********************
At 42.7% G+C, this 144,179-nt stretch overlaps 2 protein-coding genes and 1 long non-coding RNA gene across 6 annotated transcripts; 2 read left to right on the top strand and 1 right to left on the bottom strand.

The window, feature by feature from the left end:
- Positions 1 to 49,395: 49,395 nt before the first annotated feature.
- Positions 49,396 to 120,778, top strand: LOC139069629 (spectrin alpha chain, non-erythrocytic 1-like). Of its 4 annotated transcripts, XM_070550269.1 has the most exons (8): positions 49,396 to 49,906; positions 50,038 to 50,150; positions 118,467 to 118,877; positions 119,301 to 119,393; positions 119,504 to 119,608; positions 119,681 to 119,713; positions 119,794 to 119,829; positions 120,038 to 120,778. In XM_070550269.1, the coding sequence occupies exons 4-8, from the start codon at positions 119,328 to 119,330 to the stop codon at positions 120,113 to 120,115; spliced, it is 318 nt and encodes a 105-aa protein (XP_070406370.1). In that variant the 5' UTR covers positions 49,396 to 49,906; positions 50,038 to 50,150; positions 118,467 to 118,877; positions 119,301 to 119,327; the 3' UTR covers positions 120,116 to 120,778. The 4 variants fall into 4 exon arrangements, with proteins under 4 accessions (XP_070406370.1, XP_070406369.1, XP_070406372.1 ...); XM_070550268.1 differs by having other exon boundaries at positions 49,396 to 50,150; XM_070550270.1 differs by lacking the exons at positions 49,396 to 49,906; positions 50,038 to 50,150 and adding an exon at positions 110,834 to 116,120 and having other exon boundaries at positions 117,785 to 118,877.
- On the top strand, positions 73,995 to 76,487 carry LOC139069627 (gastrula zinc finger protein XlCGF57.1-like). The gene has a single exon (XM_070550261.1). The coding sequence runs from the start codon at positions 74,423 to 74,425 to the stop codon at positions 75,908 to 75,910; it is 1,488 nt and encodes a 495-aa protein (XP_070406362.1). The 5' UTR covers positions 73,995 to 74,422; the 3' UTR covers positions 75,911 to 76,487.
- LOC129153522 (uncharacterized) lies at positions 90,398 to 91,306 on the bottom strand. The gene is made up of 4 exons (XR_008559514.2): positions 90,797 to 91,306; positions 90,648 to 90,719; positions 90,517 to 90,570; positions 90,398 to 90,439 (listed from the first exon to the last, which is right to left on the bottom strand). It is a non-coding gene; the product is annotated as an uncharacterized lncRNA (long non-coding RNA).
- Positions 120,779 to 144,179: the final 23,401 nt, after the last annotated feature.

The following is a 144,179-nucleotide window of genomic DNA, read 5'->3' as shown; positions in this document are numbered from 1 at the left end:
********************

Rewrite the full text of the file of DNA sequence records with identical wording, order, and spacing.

At 42.7% G+C, this 144,179-nt stretch overlaps 2 protein-coding genes and 1 long non-coding RNA gene across 6 annotated transcripts; 2 read left to right on the top strand and 1 right to left on the bottom strand.

The window, feature by feature from the left end:
- Positions 1 to 49,395: 49,395 nt before the first annotated feature.
- Positions 49,396 to 120,778, top strand: LOC139069629 (spectrin alpha chain, non-erythrocytic 1-like). Of its 4 annotated transcripts, XM_070550269.1 has the most exons (8): positions 49,396 to 49,906; positions 50,038 to 50,150; positions 118,467 to 118,877; positions 119,301 to 119,393; positions 119,504 to 119,608; positions 119,681 to 119,713; positions 119,794 to 119,829; positions 120,038 to 120,778. In XM_070550269.1, the coding sequence occupies exons 4-8, from the start codon at positions 119,328 to 119,330 to the stop codon at positions 120,113 to 120,115; spliced, it is 318 nt and encodes a 105-aa protein (XP_070406370.1). In that variant the 5' UTR covers positions 49,396 to 49,906; positions 50,038 to 50,150; positions 118,467 to 118,877; positions 119,301 to 119,327; the 3' UTR covers positions 120,116 to 120,778. The 4 variants fall into 4 exon arrangements, with proteins under 4 accessions (XP_070406370.1, XP_070406369.1, XP_070406372.1 ...); XM_070550268.1 differs by having other exon boundaries at positions 49,396 to 50,150; XM_070550270.1 differs by lacking the exons at positions 49,396 to 49,906; positions 50,038 to 50,150 and adding an exon at positions 110,834 to 116,120 and having other exon boundaries at positions 117,785 to 118,877.
- On the top strand, positions 73,995 to 76,487 carry LOC139069627 (gastrula zinc finger protein XlCGF57.1-like). The gene has a single exon (XM_070550261.1). The coding sequence runs from the start codon at positions 74,423 to 74,425 to the stop codon at positions 75,908 to 75,910; it is 1,488 nt and encodes a 495-aa protein (XP_070406362.1). The 5' UTR covers positions 73,995 to 74,422; the 3' UTR covers positions 75,911 to 76,487.
- LOC129153522 (uncharacterized) lies at positions 90,398 to 91,306 on the bottom strand. The gene is made up of 4 exons (XR_008559514.2): positions 90,797 to 91,306; positions 90,648 to 90,719; positions 90,517 to 90,570; positions 90,398 to 90,439 (listed from the first exon to the last, which is right to left on the bottom strand). It is a non-coding gene; the product is annotated as an uncharacterized lncRNA (long non-coding RNA).
- Positions 120,779 to 144,179: the final 23,401 nt, after the last annotated feature.

The following is a 144,179-nucleotide window of genomic DNA, read 5'->3' as shown; positions in this document are numbered from 1 at the left end: